Inconsistencies in customer/order information 

If several pieces of key information provided by the customer don't match (e.g., the zip code entered doesn't correlate to the area they say they're in), online fraud could be in the works. Upon spotting these discrepancies during a customer's checkout process, online merchants should take further steps to validate the customer's identity by performing additional verification. After all, the mistake might just be a typo. Or, it may be fraud.

Excessively large orders

When cyber criminals intend on cashing in on their efforts, they often make sizable orders to exploit the online merchant's enthusiasm in closing a large sale. While a big customer order in itself isn't necessarily a bad thing — and certainly can be a great thing — extra verification should be put in place for transactions exceeding a certain threshold in order to reduce ecommerce fraud risk.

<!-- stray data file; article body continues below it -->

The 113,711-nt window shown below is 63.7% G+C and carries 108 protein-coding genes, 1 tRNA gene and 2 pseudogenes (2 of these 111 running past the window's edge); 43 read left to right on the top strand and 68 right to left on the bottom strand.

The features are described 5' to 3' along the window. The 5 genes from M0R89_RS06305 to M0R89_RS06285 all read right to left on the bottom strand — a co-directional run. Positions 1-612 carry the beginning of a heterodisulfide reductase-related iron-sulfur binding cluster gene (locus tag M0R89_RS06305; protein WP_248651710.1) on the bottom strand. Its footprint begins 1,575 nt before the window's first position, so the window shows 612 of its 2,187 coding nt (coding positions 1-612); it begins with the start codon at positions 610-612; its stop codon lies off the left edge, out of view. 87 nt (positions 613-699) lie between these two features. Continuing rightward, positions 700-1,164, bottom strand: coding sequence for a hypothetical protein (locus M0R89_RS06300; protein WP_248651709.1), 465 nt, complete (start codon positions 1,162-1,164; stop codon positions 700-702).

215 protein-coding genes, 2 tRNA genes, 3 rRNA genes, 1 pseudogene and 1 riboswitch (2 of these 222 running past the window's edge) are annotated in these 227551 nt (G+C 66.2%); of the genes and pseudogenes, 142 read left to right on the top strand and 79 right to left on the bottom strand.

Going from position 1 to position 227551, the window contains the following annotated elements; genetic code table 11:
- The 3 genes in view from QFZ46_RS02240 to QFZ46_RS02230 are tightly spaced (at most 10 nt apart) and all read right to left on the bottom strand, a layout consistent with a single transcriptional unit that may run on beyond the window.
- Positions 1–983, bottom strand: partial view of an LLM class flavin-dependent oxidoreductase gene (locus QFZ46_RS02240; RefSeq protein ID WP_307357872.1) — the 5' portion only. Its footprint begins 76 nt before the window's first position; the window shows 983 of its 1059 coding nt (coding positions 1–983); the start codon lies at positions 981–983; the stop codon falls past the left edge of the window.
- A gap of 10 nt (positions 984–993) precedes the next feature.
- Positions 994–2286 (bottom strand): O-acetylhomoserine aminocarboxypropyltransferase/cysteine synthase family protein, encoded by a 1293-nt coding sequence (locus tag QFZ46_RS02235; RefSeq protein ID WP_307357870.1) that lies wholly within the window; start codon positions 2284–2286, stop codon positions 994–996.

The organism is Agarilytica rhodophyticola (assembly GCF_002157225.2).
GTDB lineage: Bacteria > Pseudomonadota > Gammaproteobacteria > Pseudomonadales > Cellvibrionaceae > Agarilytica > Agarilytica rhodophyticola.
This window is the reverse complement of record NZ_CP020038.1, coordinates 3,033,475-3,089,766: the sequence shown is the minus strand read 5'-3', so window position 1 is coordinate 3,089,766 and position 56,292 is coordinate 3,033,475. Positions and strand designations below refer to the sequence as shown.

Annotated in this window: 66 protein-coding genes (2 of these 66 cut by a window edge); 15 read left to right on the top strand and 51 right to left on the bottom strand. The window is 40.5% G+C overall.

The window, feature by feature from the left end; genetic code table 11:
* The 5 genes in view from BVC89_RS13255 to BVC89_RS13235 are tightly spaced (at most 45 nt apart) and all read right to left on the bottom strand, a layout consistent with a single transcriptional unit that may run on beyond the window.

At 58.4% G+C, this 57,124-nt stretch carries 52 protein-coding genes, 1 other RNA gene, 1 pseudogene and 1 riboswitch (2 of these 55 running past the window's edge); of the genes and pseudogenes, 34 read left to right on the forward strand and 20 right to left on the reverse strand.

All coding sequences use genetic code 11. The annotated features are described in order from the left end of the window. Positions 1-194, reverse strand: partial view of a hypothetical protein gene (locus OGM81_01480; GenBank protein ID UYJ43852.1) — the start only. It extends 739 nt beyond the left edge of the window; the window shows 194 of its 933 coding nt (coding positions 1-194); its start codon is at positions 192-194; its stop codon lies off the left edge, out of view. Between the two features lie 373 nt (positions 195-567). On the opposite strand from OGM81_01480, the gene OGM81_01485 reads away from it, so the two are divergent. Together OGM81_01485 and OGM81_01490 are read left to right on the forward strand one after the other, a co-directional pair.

Orders made from unusual locations

The majority of ecommerce stores are not run by multinational corporations with locations across the globe. And on the other end of the order, most customers generally come from familiar markets and locations. Online merchants should therefore be wary of orders originating from unexpected countries — this could be deemed suspicious due to language differences, exorbitant shipping costs, or a general lack of perceived interest from that location. Additionally, if a customer who usually gets an order shipped to a certain address suddenly makes a purchase from another country, the transaction in question should be investigated.